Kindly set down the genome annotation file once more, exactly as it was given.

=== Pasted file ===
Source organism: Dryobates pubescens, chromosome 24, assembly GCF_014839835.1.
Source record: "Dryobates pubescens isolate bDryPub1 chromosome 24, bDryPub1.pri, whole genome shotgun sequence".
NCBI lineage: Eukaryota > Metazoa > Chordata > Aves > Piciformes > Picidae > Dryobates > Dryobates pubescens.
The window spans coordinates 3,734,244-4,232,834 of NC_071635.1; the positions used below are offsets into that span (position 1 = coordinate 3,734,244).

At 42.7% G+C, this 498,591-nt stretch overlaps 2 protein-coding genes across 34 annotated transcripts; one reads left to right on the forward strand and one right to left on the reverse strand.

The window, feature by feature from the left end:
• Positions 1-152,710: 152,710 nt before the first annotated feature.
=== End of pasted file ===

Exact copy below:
Source organism: Dryobates pubescens, chromosome 24, assembly GCF_014839835.1.
Source record: "Dryobates pubescens isolate bDryPub1 chromosome 24, bDryPub1.pri, whole genome shotgun sequence".
NCBI lineage: Eukaryota > Metazoa > Chordata > Aves > Piciformes > Picidae > Dryobates > Dryobates pubescens.
The window spans coordinates 3,734,244-4,232,834 of NC_071635.1; the positions used below are offsets into that span (position 1 = coordinate 3,734,244).

At 42.7% G+C, this 498,591-nt stretch overlaps 2 protein-coding genes across 34 annotated transcripts; one reads left to right on the forward strand and one right to left on the reverse strand.

The window, feature by feature from the left end:
• Positions 1-152,710: 152,710 nt before the first annotated feature.